indicating that Vill might be there for revenge (she wasn't) and Eve answers "I know." During the Season
3 tea dance, the sentiment of this earlier moment is turned on its head, where Vill is tearfully admitting
that she has killed many people, and significantly, Eve accepts her, and also answers with, "I know."

Another small thing I liked, personally, is how for most of the conversation, at the table, in the dancehall,
Vill and Eve aren't looking at each other. Thus, when Vill does turn around to face Eve, and stops looking
at the dancers, after Eve asks her "what happened?" it's a major development, in the scene.

Ingmar Bergman used to use this technique a great deal, in his films, where two characters would have
these very deep, incredibly involved, or intimate conversations, without directly looking at each other.
The characters are just sharing the same space, but it's still a meaningful exchange.

9. Sit-down at Paul's house

The main players of this season come together for an Agatha Christie-like round table in order to get to
the bottom of the season's murder mystery. Villaneve aren't in the forefront here, but their reactions,
on the sidelines, allow one to get to see a picture of them, as a couple, so having them there is cute.

Eve arrives with Konstantin, and Eve and Carolyn are both surprised to see each other. To Carolyn's
inquiry, as to why she's here, Eve says haltingly that she's "helping...Villanelle." It's refreshing; Villanelle
and Eve's newfound sense of closeness is growing on Eve.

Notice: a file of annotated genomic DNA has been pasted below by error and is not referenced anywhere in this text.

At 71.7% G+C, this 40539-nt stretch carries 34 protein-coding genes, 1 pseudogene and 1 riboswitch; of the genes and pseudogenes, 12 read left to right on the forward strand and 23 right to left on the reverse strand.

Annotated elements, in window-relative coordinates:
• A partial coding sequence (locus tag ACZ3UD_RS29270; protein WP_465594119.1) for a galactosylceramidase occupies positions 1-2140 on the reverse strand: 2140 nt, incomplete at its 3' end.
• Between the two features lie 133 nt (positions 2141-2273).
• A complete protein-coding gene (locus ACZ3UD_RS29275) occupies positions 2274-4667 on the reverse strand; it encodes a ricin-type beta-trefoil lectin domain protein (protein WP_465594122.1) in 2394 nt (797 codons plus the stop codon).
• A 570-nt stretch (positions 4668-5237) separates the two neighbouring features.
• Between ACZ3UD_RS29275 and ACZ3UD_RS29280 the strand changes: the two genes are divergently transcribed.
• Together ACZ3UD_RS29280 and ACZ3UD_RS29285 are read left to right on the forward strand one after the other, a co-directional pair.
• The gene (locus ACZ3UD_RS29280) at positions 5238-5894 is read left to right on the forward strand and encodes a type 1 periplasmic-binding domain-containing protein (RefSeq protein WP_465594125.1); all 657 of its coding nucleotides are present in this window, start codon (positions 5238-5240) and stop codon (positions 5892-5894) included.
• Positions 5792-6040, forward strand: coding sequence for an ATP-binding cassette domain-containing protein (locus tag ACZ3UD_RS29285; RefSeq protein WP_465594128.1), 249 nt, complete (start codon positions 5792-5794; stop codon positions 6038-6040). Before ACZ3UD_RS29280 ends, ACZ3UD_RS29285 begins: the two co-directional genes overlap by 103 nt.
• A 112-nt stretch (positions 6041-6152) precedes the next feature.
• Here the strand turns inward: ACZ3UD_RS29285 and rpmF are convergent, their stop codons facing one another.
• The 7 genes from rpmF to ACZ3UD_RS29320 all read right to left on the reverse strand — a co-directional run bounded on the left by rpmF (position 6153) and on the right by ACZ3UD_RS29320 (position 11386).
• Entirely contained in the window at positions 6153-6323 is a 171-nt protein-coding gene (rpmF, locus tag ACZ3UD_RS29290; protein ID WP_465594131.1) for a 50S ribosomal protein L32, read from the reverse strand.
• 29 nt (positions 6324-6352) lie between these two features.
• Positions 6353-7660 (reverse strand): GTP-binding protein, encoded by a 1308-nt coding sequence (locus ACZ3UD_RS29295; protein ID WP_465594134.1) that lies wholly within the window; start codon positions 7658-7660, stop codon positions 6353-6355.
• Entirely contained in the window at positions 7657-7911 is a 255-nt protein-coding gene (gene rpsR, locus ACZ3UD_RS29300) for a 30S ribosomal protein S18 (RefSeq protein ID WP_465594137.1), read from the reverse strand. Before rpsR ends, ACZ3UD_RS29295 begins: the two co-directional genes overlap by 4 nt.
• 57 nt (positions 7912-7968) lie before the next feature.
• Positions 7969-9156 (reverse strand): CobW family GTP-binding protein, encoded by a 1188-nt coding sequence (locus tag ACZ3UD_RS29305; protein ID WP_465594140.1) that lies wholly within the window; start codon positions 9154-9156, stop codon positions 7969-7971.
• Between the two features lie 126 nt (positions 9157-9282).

Carolyn deflates; she's not surprised. In fact, she is more surprised that Villanelle didn't appear with Eve.
Right on cue, Villanelle starts leaning on the buzzer, with her tell-tale impatience, and Eve sheepishly
asks if she can open the door. When Villanelle comes in, she lampshades that this kind of get-together is
"something new," for the series.

Konstantin tries to mansplain down to Carolyn, and she proves perfectly capable of firing and aiming a
pistol, taking out the temple of a Greco-Roman bust. The danger level of this meeting has skyrocketed,
and Vill plaintively whispers to Eve "What is going on?" At a loss, Eve replies surreptitiously, "I have no
idea..."

That small exchange is an inversion of when Eve asked Vill a question, during the tearoom dance, and
Vill responded weakly, "I have no idea." The doubled scene shows how much Eve and Vill have become
equals. In a broader sense, this fits with the episode title of "Are you leading or am I?" Neither of them is
"leading" or have any "idea" "what is going on," but they are on this journey together, and are not trying
to dominate or subjugate the other.

Even cuter, is that they continue their sidebar amongst themselves, with Eve asking, with concern,
"what happened?" while Vill was away from her, and Vill reassuring her that "it's fine" (she took care of
Rhian). Carolyn, the clear emcee of these events, interrupts their exchange, ordering them both to be
quiet, and sit down. It's kind of funny watching them both comply, in alarm. They both sit down, at the